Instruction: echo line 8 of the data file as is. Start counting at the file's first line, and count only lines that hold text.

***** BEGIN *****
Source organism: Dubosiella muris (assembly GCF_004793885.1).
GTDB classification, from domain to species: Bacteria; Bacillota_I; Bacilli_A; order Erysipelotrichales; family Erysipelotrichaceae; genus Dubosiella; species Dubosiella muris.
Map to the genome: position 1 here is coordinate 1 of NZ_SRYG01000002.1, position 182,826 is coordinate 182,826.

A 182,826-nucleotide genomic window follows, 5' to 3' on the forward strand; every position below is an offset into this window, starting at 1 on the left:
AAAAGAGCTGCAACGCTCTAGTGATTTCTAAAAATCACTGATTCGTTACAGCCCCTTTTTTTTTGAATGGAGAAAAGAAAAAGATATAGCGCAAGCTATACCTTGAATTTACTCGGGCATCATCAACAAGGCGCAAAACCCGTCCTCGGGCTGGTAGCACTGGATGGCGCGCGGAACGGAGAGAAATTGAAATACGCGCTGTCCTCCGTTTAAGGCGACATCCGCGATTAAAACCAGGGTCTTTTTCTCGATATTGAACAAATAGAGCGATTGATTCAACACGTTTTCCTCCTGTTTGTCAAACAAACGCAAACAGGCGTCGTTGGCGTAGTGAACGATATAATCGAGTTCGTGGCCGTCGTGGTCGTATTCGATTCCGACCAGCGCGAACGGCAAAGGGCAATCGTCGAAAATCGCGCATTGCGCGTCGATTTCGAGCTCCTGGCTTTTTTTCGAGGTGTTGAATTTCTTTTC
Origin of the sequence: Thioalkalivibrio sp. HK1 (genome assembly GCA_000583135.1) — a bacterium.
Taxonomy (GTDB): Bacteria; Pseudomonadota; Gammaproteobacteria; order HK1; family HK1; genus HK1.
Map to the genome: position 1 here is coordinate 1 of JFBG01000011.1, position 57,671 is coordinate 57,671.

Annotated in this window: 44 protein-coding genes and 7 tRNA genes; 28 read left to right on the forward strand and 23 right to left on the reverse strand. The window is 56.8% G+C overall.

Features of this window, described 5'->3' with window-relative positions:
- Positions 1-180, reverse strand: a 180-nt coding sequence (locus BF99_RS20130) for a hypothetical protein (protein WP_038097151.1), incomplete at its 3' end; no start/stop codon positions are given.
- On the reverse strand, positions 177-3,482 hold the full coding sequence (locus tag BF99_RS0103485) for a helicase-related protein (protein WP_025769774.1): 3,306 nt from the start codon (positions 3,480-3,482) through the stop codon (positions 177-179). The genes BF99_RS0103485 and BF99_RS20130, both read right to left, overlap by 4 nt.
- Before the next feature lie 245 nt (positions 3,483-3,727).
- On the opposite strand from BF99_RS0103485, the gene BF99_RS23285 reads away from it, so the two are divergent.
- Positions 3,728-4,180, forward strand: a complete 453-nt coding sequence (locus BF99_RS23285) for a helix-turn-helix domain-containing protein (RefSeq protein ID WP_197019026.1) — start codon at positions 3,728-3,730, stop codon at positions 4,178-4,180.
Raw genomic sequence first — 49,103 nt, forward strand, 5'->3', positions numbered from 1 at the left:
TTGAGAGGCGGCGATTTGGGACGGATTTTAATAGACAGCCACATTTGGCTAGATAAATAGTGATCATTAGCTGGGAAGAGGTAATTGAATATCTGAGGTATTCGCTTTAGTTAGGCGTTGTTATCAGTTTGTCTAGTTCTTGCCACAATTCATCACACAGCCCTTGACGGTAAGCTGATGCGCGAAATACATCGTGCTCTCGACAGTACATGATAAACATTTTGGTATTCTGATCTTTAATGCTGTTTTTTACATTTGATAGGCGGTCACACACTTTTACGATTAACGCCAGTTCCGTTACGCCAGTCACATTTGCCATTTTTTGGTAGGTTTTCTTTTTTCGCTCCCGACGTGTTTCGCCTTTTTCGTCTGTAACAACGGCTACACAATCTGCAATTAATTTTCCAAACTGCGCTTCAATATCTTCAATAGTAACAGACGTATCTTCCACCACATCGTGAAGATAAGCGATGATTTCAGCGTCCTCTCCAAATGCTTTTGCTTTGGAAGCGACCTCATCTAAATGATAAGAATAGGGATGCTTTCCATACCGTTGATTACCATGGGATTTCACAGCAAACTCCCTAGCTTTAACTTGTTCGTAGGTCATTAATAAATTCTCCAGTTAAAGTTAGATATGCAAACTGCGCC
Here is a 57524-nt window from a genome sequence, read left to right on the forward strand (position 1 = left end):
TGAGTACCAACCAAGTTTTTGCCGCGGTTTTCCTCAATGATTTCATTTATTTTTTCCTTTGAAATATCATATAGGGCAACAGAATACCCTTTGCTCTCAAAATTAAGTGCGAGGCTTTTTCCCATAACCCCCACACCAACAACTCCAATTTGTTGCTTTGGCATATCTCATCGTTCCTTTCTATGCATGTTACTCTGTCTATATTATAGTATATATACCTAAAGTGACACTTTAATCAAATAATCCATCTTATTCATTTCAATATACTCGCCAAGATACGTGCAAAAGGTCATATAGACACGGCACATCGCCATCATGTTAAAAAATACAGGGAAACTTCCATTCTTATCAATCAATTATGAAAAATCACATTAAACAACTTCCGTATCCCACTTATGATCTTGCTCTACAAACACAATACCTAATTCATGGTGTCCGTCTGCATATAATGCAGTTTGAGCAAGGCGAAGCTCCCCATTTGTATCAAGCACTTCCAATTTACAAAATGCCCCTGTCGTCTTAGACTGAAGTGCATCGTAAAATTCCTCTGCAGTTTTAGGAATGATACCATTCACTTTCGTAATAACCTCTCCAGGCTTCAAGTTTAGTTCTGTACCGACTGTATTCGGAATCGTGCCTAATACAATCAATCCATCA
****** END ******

Map to the genome: position 1 here is coordinate 1 of JFBG01000011.1, position 57,671 is coordinate 57,671.